to sit on judgment over these deals and demand tax from the acquirer? And, how can the fair values of
shares of technology companies be arrived at? No standard formula can be used as valuation of
technology is a very complex subject and the methodology could vary from company to company..
As we know, it was Mr Yashwant Sinha who abolished the levy of gift tax effective September 30, 1998.
In 2004, a provision taxing that recipient of gifts from unrelated parties was introduced. But, this was
restricted to cash gifts, with marriage gifts being exempted. The Finance Act of 2009 expanded the
scope of the levy of tax on the recipients, to include gifts in kind of immovable properties and certain
other specified movable properties, if received from non-relatives without or, for inadequate
consideration. We now have the Budget 2010-11 proposal further tightening these provisions. So far,
the deeming provisions were applied only when natural persons i.e. individuals or HUFs were the
recipients. Transfer of shares to a firm or company at less than market values was not covered. Perhaps,
to prevent the practice of transferring shares of unlisted companies at much below the market prices to
associate companies, the Bill has proposed to extend the deeming provisions in such cases where the
recipients are firms or companies in which the public are not substantially interested. It is therefore, the
return of the gift tax regime, in a full fledged manner.
One saving grace, however, in terms of the provisions related to transfer of immovable properties is
that, the new amendment would cover cases only when the transfer of immovable property has been
executed for nil consideration. In other words, transfer of immovable property for inadequate
consideration is proposed to be taken out of the ambit of deemed income .
Needless to say, the fixation of the fair market value of shares of private companies at different points
of time in a year could be a very big challenge. Most valuation methods are based on the analysis of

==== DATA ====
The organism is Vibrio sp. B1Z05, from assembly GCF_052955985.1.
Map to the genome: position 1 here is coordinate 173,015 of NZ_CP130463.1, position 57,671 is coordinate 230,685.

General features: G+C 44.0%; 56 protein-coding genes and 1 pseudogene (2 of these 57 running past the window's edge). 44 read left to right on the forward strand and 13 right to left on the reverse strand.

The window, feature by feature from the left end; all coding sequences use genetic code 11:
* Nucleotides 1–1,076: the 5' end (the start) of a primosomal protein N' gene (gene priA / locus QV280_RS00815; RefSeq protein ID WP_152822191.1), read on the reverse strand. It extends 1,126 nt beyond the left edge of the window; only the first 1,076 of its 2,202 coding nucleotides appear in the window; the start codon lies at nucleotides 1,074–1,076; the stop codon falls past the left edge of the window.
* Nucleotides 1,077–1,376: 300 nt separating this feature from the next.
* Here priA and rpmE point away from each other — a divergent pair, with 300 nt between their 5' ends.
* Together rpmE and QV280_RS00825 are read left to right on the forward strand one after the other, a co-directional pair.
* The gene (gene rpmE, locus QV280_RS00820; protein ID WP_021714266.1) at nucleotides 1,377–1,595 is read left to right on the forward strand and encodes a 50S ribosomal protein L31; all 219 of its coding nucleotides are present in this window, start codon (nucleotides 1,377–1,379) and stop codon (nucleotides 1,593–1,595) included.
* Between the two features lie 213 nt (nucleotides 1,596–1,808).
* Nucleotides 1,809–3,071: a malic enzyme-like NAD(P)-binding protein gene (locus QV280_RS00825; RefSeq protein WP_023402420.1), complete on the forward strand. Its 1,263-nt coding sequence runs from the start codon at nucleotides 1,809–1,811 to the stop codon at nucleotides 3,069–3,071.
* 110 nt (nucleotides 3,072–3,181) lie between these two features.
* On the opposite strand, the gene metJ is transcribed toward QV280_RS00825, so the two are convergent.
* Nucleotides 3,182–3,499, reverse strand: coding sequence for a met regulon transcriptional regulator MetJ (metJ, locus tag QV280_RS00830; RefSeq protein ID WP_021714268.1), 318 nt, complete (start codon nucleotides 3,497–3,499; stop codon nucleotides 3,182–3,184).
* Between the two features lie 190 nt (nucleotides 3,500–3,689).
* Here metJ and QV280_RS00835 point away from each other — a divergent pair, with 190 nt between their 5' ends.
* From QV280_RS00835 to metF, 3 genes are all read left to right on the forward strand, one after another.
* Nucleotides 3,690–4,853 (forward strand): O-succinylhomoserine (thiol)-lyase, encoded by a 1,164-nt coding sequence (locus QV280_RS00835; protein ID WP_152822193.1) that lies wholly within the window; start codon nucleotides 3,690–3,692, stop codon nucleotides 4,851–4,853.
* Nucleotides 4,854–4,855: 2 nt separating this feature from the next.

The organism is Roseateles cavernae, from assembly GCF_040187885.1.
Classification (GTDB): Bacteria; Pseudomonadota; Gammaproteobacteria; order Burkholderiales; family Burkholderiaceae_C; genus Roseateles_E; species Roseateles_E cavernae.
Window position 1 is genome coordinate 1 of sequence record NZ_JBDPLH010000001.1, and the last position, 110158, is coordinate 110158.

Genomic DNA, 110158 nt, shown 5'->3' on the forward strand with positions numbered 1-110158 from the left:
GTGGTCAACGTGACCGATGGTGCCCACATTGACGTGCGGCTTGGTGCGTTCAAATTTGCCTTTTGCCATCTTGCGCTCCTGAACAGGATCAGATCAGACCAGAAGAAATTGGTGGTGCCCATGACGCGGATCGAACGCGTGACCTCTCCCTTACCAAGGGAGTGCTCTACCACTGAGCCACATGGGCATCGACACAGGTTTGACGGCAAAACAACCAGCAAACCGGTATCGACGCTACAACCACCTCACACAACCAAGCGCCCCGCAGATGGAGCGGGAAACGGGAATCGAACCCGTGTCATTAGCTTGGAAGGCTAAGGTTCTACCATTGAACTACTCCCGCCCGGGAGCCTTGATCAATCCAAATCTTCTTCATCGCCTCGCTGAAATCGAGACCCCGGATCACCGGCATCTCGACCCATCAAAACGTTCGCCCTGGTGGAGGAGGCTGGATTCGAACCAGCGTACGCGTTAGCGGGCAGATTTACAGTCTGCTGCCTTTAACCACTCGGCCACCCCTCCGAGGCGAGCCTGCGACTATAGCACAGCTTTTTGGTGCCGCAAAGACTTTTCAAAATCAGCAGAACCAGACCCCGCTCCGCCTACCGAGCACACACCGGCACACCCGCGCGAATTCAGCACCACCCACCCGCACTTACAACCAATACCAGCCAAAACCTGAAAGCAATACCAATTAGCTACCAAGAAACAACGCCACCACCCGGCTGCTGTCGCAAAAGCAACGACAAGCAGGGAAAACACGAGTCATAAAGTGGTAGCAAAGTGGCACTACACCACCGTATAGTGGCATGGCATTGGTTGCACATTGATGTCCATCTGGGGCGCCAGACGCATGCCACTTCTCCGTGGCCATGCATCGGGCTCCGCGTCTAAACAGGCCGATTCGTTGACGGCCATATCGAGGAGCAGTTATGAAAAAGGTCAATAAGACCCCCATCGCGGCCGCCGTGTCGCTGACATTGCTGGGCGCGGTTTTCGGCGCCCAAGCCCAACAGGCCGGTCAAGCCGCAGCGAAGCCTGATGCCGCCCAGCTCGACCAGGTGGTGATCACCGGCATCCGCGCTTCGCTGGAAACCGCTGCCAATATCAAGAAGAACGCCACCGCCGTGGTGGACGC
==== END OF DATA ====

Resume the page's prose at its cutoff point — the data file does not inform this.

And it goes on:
balance sheets of companies and in the cases where transactions occur on multiple dates, within the
same year, valuation could become very difficult.
The most significant fall out would be the uncertainty linked to the acquisition and transfer of shares.
Most foreign companies would be averse to the idea of their share related transactions getting reopened
at subsequent periods of time and they being asked to pay taxes. The Government could think
of a Advance Pricing or Advance Ruling mechanism wherein the acquirer of the shares can get the fair
market value, in advance, before entering into the purchase transaction.
In terms of the acquisition and/or transfer of shares of Indian private companies to non-residents, the
FEMA insists that the shares cannot be sold/transferred at less than the fair market values worked out
on the basis of the valuation guidelines issued by the erstwhile office of the Controller of Capital Issues,
which are to be certified by Chartered Accountants. Can we have a similar provision for acquisition of
shares covered by the amended Section 56?
There can be little doubt that the amendment proposed to Section 56 would drastically affect the rules
governing the flow of equity funds into the private companies. While the intention of the Government
seems to be, to be able to essentially tax transfer of shares of private companies for inadequate
consideration, the way the proposed amendment is worded would ensure that most acquisitions and
allotment of shares including preferential and rights issues would get covered. One sincerely hopes that
the Government would not bring about any drastic changes in the tax regime, which could seriously
restrict the flow of equity into private companies.
(The Author is Director, S3 Solutions Pvt Ltd, Bangalore)